Again, if you withdraw early (prior to age 60), a 10% penalty fee is applied. Traditional IRAs also require yearly withdrawals to be made after age 72.

Pros: Investment into a Traditional IRA provides more investment options than a traditional 401(k), where your options are essentially limited to what you can invest in per your employer’s plan. It also allows you to consolidate all of your employer-provided plans, helping you build a more diverse portfolio.

Cons: The major difference between a Traditional 401(k) and a Traditional IRA, is that the contribution limits for a Traditional IRA are much lower, topping out at $6,000 per year prior to age 50 and $7,000 after the age of 50.

Roth 401(k)

Roth 401(k)s and Roth IRAs are both contributed to after-tax; that is, you receive a paycheck from your employer after taxes are withdrawn by the IRS, and then make deposits into the account. The growth from these deposits is also tax-free, so when you make a withdrawal, you are not taxed on your earnings.

Both Roth 401(k)s and Roth IRAs have similar guidelines to traditional IRAs and 401(k)s when it comes to distributions; you cannot withdraw prior to age 60 without incurring penalty fees and mandatory yearly distributions are required after age 72.

Similar to a traditional 401(k), Roth 401(k) contributions limits are $19,500 per year prior to age 50 and $26,000 after the age of 50.

Roth IRA

Even the best Roth IRA accounts limit contributions to $6,000 annually until the age of 50, after which the contribution maximum is $7,000 annually.

Pros: A key difference between the Roth 401(k) and a Roth IRA, is that with a Roth IRA you can make withdrawals any time without the penalty fee, as only the earnings are penalized. With a Roth 401(k), you must have your contributions in the account for a five-year minimum period.

Cons: One major con with a Roth IRA, however, is it locks out high-income earners. That is, if you are a single earner making more than $139,000 annually, or a married couple making more than a combined $206,000 per year, you cannot contribute to this type of account.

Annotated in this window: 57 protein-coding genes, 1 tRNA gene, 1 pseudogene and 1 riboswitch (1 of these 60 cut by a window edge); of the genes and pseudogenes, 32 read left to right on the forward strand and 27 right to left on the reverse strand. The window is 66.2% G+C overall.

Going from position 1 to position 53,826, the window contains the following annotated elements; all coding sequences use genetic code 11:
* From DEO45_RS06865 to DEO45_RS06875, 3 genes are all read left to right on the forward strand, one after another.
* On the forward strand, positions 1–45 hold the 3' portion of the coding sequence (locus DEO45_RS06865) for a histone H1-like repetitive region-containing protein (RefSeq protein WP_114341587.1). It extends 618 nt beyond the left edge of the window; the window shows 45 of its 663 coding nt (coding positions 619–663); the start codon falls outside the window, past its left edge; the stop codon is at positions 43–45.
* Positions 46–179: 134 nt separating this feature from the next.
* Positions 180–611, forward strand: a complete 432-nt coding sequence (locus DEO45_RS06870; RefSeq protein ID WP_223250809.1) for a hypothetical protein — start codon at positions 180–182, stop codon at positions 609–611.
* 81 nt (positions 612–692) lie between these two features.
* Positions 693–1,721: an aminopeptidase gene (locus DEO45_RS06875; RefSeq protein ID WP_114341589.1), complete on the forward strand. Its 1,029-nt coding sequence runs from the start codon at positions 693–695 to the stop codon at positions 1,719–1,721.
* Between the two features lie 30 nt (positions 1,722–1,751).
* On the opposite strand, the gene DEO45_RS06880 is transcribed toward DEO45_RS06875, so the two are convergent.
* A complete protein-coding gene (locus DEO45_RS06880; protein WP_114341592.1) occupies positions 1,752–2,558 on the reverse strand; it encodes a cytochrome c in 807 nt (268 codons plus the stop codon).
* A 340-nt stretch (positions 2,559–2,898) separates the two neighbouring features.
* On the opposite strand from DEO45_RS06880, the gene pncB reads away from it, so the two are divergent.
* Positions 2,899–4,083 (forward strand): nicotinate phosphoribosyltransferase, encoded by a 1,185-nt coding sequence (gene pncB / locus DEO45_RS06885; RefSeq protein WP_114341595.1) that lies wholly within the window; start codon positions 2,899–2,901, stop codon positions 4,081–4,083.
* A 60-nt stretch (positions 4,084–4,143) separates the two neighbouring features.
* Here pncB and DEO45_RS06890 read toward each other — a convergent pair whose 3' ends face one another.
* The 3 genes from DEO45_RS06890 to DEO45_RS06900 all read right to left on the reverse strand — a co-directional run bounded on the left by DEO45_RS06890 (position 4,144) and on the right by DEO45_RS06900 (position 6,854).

There are ways around this limitation, such as a Backdoor Roth IRA Contribution, which allows high-income earners to achieve tax-free growth in their retirement plan. Several steps are required, including depositing an initial (typically pre-taxed) amount into a traditional IRA and then converting that deposit into a Roth IRA.

Since a Roth IRA conversion doesn’t require additional taxes, and the deposit essentially exists tax-free from that point on, this is an ideal format to invest from, such as into a mutual fund, EFT, or other high growth investment. Of course, this depends on your risk tolerance and the timeline of your financial goals.

Investing on your own can be complex and emotional, but a wealth strategy manager or certified financial advisor can expertly guide you through the process. That way, you are hitting your retirement savings goals and sleeping well at night.


While similar in many ways to a traditional IRA, a SEP IRA can be set up by self-employed individuals or people who own their own businesses. You can contribute much more to a SEP IRA, up to $57,000 annually or 25% of your yearly income.

Since retirement planning typically spans decades of time, it’s wise to build a successful plan that maximizes growth and tax efficiency.

Strengthen your financial wealth security and consider using Snowpine Wealth to understand the format with the best tax advantages for you and your unique financial profile.